Ladies reading newspaper 1960s 1800 x 1300b

By: Louise Ottewell / May 1, 2018
Tags: Brand, Direct Mail, Print

In print we trust

We’re all familiar with the term ‘retro’. It’s used most frequently in the context of fashion, music, décor, food and anything connected to trends which have been and gone, only to rise like a phoenix from the ashes once more as a new generation ‘discovers’ previously cherished items from yesteryear.

If you’ve been to a Forte Marketing workshop, read our stories or chatted about your business with us, you will have no doubt heard us waxing lyrical about how important emotions are when it comes to marketing. The key to marketing excellence is to get your audience to ‘feel’ your product so they have an instant, positive connection with it.

One of the most powerful feelings which can release a huge surge of endorphins are those happy memories from your earlier ‘retro’ years – perhaps your school days, first love or an amazing holiday spring to mind? If your product or service can create a connection with sentiments or emotions like these, your marketing is really working, and working well. After all, who doesn’t want to feel good?

Many of us will remember the advent of emails and the massive impact it had on our lives – the excitement you felt when your inbox made that ‘you got mail’ sound and you couldn’t wait to see who the message was from and what it was about.

Technology indeed revolutionised the communication industry. It’s brought the world closer together. Then of course there is social media – you can connect with so many people these days just by firing up your laptop.

Now pause for a second and think how it would feel to get a letter in the mail – something from a friend or relative overseas who you haven’t heard from for years, which had been carefully handwritten, delivered to a post office, loaded onto an aircraft, flown across the globe to another airport, reached a sorting depot and finally, been hand delivered to its final destination. It’s pretty mind blowing to think that a simple sheet of paper in an envelope can successfully get from point A to point B having been through so many pairs of hands, companies and processes. It’s a dying art, letter writing but I can guarantee you that providing the author and sentiment is positive, it’s something you are more likely than an email to treasure and perhaps read again in years to come.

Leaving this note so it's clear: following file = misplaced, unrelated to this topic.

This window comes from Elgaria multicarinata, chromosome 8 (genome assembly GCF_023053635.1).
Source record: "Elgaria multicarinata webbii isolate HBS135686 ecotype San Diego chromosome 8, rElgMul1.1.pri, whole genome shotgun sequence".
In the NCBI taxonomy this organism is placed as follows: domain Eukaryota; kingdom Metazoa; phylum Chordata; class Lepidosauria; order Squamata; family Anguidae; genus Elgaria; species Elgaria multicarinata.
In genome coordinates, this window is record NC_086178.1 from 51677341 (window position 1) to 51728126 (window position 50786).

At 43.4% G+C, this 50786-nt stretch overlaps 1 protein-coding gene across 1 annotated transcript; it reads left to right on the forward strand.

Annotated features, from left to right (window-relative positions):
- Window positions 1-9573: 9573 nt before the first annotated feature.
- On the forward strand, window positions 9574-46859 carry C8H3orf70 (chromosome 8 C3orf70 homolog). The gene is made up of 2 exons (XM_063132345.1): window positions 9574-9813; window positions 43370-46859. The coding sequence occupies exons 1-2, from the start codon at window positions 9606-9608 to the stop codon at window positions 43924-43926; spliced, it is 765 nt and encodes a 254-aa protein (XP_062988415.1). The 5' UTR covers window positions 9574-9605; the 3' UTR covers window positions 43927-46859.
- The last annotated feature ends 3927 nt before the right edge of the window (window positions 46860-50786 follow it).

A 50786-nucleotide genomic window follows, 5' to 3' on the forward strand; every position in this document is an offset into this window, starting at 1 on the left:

A touch of the ‘feels’.

So how does this translate to the business world? Research has shown that direct mail open rates are as high as 92%, with 57% saying it makes them feel more valued*. With this in mind, perhaps it’s time to revisit this method of communication and make it part of your marketing strategy?

Technology saw a decline in the tradition of birthday and Christmas card exchanges, and a rise in the e-card trend, but the novelty soon wore off. They just weren’t personal. Companies such as Moonpig recognised a gap in the market and introduced a wealth of online templates which can be personalised by uploading images and writing messages, before being printed and delivered in the mail to the recipient. A modern twist on an age-old tradition, a sort of compromise.